Another legal fight has erupted over the condemnation proceedings seeking to take the land around Solberg Airport in Hunterdon County, this time sparked by the family owners who want an airport safety zone in Readington Township scrapped.
A lawsuit filed on behalf of the family partnership that owns the airport, Solberg Aviation Co., on July 19 in state Superior Court in Flemington, attacks the validity of an ordinance passed by the Readington Township committee that created the zone.
Township officials insisted they approved the ordinance on June 6 to comply with state law.
The lawsuit, however, argues the ordinance fails to bring the township into compliance, and instead is an "extension of Readington's long-term efforts to constrain the use and operation of the airport, together with its companion action - the eminent domain proceeding" filed in court by the township in September.
The suit requests that a judge throw out the ordinance, impose an injunction that requires airport zoning of its entire 700-acre property, and grant relief for attorney's fees, legal costs and damages.
Suzanne Solberg Nagle, one of the siblings who own the airport, said the family declined to comment on the lawsuit yesterday.
Mayor Gerard Shamey said the lawsuit was not a surprise after the Solbergs had already objected to the ordinance in writing at the time of its passing.
"The township will vigorously defend the challenge to the ordinance," said Shamey, who had not yet been served a copy of the suit yesterday.
Both sides have been at odds after the Solberg family was unsuccessful in negotiations that would have sold the airport to the state Department of Transportation.
Township officials, long-resistant to major airport expansion, responded with condemnation proceedings seeking to purchase 625 acres around the airport to preserve as open space, and leaving roughly 100 acres for the airport, restricting development rights.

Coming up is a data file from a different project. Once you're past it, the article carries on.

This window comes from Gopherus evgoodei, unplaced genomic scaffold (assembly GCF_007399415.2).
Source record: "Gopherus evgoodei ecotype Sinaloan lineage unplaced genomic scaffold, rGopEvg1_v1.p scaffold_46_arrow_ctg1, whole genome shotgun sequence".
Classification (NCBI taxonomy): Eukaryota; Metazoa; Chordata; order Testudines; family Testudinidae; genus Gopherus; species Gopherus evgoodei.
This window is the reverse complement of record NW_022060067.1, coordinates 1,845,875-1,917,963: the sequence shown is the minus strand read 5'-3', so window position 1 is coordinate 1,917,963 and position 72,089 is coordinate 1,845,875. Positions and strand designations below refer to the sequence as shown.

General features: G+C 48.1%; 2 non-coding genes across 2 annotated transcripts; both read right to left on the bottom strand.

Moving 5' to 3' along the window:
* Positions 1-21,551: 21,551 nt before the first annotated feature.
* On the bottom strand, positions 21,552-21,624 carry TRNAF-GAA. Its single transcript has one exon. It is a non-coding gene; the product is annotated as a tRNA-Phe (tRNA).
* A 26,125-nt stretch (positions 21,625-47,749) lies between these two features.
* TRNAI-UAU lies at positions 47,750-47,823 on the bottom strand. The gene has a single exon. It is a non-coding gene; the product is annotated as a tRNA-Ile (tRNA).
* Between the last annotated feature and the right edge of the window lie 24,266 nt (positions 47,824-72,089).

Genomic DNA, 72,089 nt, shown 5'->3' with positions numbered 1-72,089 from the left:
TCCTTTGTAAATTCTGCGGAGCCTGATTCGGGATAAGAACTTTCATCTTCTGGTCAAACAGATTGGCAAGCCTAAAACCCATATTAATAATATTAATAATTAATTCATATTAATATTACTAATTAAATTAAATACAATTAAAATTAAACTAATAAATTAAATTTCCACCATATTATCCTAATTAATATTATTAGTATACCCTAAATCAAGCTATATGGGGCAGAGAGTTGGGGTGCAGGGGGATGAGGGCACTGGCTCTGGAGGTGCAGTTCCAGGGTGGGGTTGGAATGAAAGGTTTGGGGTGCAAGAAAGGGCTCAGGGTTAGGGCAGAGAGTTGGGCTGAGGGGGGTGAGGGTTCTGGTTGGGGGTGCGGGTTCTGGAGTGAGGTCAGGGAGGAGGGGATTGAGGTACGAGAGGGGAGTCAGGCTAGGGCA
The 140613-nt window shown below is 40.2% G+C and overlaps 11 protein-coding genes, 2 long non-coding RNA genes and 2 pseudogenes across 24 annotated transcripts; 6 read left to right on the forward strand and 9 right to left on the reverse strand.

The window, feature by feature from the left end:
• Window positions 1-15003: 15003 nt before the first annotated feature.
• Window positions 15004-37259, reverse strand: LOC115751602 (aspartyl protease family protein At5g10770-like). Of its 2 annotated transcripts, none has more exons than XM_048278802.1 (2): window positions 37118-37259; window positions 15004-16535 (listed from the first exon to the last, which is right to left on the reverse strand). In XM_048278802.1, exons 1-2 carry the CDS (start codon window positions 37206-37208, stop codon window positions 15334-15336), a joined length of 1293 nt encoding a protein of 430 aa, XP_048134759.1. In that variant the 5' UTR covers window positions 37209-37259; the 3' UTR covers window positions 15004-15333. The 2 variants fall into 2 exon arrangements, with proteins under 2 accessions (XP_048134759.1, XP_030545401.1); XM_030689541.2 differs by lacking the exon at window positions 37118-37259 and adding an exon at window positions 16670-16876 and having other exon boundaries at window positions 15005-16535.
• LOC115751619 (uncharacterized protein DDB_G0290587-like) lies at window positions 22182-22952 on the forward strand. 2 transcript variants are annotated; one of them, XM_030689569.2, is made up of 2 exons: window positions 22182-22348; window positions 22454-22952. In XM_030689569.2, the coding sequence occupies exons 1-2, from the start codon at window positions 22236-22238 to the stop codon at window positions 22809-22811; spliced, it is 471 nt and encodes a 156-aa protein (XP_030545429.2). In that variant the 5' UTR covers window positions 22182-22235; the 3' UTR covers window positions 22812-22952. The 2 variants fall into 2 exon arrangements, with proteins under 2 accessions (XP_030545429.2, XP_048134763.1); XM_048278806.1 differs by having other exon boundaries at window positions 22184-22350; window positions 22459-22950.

Attorneys for the Solberg family later discovered that the township had not complied with a 24-year-old state statute calling for an airport safety zone that would restrict development rights in the surrounding acreage.
Officials conceded they had not complied due to wording in the statute that allowed "routine improvements," and which they feared could lead to significant expansion plans at the airport.
A consultant allayed concerns with a letter of interpretation from the state that clarified the improvements would not involve building structures or extending runways beyond regulated lengths.
Consultant Tom Thatcher, also former director of the state Division of Aeronautics, went on to write the ordinance. Officials also had touted the ordinance for providing potential benefits to the Solberg family and their 68-year-old airport.
The ordinance includes "permitted accessory uses," that include a 40-seat maximum restaurant, gift shop, museum and up to five rental car agencies on site.
... a phone conversation with long-time industry friend Thor Solberg did the trick. He’s the son of Thor Solberg; has a son named Thor. When I caught up with him on the phone, he was driving to...